Our Culture of Contempt and the Outrage Industrial Complex

jon bondy @jonbondy

Shaw's - Burlington, VT
570 Shelburne Rd

Sun, May 12, 2019 at 8:00 PM - 10:00 PM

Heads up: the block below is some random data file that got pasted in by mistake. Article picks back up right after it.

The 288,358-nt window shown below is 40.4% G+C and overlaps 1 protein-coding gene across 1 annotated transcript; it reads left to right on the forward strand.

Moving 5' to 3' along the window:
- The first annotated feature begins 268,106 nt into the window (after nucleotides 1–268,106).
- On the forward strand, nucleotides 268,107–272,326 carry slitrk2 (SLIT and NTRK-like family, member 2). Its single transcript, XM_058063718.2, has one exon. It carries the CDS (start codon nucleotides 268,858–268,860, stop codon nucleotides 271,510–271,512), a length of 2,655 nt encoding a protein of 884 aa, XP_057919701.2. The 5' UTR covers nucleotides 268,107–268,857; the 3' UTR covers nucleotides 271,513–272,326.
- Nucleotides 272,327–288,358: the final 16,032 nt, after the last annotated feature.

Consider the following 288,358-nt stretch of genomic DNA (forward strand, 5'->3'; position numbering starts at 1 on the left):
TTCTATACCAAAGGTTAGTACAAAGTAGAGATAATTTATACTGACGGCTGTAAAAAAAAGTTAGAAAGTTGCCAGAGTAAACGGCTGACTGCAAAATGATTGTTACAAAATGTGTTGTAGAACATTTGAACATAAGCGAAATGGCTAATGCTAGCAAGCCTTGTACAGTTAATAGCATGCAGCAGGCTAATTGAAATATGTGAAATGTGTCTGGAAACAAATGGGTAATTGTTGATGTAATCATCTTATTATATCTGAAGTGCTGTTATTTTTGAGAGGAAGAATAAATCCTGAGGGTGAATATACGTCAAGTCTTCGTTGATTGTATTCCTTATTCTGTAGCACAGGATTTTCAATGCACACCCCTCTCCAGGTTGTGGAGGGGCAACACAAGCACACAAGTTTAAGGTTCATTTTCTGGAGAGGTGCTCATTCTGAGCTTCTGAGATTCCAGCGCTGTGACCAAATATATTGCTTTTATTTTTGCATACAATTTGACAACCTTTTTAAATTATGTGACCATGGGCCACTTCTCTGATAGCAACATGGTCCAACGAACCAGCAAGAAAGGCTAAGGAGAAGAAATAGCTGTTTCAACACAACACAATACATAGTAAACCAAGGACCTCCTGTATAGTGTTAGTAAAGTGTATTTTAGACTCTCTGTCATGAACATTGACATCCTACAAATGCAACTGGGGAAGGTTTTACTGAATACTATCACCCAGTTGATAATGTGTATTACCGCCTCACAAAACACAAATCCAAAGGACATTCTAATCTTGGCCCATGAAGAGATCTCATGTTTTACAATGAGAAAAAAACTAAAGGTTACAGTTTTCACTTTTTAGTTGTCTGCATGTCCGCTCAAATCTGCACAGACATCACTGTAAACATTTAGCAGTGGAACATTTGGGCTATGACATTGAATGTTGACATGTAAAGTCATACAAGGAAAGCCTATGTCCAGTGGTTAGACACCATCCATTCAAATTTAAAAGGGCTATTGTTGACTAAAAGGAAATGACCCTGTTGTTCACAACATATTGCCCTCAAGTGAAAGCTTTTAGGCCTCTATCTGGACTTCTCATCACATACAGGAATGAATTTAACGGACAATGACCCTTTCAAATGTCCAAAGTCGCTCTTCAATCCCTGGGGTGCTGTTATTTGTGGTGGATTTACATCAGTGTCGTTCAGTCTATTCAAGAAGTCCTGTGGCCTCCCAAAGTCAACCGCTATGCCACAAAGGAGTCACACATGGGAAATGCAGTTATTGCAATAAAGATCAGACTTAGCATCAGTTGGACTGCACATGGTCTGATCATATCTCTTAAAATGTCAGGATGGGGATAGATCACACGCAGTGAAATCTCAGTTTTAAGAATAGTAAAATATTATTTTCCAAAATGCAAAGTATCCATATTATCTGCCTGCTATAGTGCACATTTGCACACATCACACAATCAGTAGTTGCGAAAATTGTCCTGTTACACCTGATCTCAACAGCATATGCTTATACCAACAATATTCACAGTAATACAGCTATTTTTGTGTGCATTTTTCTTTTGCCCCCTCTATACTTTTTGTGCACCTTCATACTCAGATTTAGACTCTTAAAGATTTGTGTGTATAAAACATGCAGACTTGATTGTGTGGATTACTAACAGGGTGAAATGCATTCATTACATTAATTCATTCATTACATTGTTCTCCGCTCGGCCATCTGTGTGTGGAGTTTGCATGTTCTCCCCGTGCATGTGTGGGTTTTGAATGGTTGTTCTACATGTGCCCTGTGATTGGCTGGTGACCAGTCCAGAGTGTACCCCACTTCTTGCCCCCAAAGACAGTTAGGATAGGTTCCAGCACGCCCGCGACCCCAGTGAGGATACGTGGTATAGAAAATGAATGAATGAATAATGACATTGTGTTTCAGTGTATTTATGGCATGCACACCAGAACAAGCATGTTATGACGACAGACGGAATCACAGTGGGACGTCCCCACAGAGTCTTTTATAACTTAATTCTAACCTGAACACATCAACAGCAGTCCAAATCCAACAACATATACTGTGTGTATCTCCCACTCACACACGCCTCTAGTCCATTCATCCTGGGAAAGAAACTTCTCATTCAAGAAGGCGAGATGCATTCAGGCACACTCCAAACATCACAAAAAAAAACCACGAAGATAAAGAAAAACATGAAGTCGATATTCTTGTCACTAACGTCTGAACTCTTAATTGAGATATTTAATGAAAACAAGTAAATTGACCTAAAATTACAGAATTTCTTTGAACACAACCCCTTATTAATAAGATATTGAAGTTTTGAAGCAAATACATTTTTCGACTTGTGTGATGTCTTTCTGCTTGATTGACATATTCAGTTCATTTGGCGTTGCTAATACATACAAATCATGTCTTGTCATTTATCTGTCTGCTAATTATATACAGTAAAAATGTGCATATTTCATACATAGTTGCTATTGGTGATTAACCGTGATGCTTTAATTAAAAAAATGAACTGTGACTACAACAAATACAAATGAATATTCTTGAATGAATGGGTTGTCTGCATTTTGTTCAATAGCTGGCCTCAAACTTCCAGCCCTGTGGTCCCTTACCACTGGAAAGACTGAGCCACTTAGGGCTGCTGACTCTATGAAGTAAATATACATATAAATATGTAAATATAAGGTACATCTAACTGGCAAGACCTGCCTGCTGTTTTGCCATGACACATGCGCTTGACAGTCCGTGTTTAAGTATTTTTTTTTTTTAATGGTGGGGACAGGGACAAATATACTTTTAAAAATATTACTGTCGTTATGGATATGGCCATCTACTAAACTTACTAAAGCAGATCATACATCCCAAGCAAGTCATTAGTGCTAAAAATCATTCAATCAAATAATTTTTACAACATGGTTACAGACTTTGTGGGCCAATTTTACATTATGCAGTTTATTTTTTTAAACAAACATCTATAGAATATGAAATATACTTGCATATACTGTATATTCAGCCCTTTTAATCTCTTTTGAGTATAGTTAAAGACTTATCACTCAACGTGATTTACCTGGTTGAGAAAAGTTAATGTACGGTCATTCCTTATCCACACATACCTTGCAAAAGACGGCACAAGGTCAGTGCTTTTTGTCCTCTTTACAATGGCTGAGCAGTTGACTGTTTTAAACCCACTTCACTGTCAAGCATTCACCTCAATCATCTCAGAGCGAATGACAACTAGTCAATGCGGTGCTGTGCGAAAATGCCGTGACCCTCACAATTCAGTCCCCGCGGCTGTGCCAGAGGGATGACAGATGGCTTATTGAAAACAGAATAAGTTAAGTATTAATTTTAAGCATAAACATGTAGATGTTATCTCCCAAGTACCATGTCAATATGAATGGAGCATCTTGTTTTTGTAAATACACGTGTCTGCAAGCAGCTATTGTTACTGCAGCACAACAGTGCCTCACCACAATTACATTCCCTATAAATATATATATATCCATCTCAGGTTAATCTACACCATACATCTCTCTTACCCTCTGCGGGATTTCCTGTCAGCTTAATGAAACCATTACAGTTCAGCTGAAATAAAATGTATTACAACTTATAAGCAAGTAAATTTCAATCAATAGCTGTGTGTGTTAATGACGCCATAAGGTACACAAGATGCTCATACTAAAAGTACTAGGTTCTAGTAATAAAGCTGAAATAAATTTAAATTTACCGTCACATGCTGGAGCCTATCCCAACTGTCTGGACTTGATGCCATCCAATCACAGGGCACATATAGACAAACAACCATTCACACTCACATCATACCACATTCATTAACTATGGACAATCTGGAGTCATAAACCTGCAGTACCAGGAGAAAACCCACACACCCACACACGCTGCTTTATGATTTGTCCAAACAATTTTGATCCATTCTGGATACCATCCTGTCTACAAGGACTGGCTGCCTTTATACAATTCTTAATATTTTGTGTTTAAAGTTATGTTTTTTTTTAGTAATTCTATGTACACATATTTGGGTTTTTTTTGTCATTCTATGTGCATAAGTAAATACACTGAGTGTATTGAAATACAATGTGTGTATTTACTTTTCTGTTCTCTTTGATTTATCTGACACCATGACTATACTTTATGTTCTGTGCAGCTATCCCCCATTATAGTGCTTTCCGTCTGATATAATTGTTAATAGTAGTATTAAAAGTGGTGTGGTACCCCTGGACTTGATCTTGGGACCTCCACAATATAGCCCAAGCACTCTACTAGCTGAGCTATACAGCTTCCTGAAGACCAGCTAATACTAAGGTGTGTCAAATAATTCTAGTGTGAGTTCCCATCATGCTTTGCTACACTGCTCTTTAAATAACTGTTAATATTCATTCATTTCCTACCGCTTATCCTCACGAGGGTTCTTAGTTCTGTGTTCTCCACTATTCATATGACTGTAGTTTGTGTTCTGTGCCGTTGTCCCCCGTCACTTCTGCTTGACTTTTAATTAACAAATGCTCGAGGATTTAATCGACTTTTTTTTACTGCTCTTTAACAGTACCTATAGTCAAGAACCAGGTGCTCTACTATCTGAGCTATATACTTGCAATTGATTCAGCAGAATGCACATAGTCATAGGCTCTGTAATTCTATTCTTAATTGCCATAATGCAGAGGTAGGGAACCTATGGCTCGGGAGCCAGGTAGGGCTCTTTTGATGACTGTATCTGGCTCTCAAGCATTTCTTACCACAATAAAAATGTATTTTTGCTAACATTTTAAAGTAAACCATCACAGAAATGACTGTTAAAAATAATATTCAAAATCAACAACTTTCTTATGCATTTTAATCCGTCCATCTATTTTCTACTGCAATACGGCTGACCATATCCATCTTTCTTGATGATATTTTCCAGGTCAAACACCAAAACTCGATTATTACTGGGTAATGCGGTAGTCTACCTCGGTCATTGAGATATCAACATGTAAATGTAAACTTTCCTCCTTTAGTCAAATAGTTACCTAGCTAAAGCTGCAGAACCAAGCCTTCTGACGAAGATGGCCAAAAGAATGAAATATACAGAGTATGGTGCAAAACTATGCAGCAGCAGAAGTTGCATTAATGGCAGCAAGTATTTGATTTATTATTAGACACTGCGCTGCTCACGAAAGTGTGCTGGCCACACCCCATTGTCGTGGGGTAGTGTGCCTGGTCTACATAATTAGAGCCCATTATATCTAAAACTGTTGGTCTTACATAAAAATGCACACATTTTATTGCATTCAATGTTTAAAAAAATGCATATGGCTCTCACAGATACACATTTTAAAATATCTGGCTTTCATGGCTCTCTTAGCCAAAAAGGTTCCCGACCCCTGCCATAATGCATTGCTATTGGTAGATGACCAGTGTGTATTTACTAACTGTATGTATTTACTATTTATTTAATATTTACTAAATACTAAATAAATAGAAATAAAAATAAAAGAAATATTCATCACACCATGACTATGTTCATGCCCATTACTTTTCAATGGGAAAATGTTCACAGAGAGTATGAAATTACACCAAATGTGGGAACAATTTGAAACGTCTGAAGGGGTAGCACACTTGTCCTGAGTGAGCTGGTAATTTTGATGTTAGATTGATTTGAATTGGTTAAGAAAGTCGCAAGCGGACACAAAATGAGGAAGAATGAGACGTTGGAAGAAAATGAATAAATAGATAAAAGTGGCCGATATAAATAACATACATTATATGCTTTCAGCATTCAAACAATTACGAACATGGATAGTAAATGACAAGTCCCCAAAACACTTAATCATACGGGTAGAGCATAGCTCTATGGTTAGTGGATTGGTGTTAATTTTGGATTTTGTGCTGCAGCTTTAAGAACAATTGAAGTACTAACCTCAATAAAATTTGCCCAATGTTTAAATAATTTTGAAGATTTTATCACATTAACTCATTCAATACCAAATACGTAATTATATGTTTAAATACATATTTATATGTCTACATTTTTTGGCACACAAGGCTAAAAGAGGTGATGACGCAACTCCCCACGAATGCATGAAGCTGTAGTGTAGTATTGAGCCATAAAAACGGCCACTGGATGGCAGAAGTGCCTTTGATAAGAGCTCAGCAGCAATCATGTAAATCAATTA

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This one comes from Peter: --- Arthur C. Brooks, a scholar of public policy and the president of the American Enterprise Institute, recently wrote an opinion piece for the New York Times entitled “Our Culture of Contempt.” on.html Brooks writes, “People often say that our problem in America today is incivility or intolerance. This is incorrect. Motive attribution asymmetry leads to something far worse: contempt, which is a noxious brew of anger and disgust. And not just contempt for other people’s ideas, but also for other people.” What is motive attribution asymmetry you ask? Motive attribution asymmetry is the assumption that your ideology is based in love, while your opponent’s is based in hate. He suggests “motive attribution asymmetry” may provide a reason for why America is so polarized. Brooks cites a 2014 article in The Proceedings of the National Academy of Sciences in which “researchers found that the average Republican and the average Democrat today suffer from a level of motive attribution asymmetry that is comparable with that of Palestinians and Israelis. Each side thinks it is driven by benevolence, while the other is evil and motivated by hatred—and is therefore an enemy with whom one cannot negotiate or compromise.” If Democrats perceive Republicans, and Republicans perceive Democrats, as evil and motivated by hatred and therefore an enemy with whom one cannot negotiate or compromise, can we ever hope to become less polarized? Given that we all know how long the conflict between Palestinians and Israeli’s has been going on, history is not very encouraging. According to Brooks, “The sources of motive attribution asymmetry are easy to identify: divisive politicians, screaming heads on television, hateful columnists, angry campus activists and seemingly everything on the contempt machines of social media. This “outrage industrial complex” works by catering to just one ideological side, creating a species of addiction by feeding our desire to believe that we are completely right and that the other side is made up of knaves and fools. It strokes our own biases while affirming our worst assumptions about those we disagree with.” Let’s discuss contempt in the context of our current political polarization.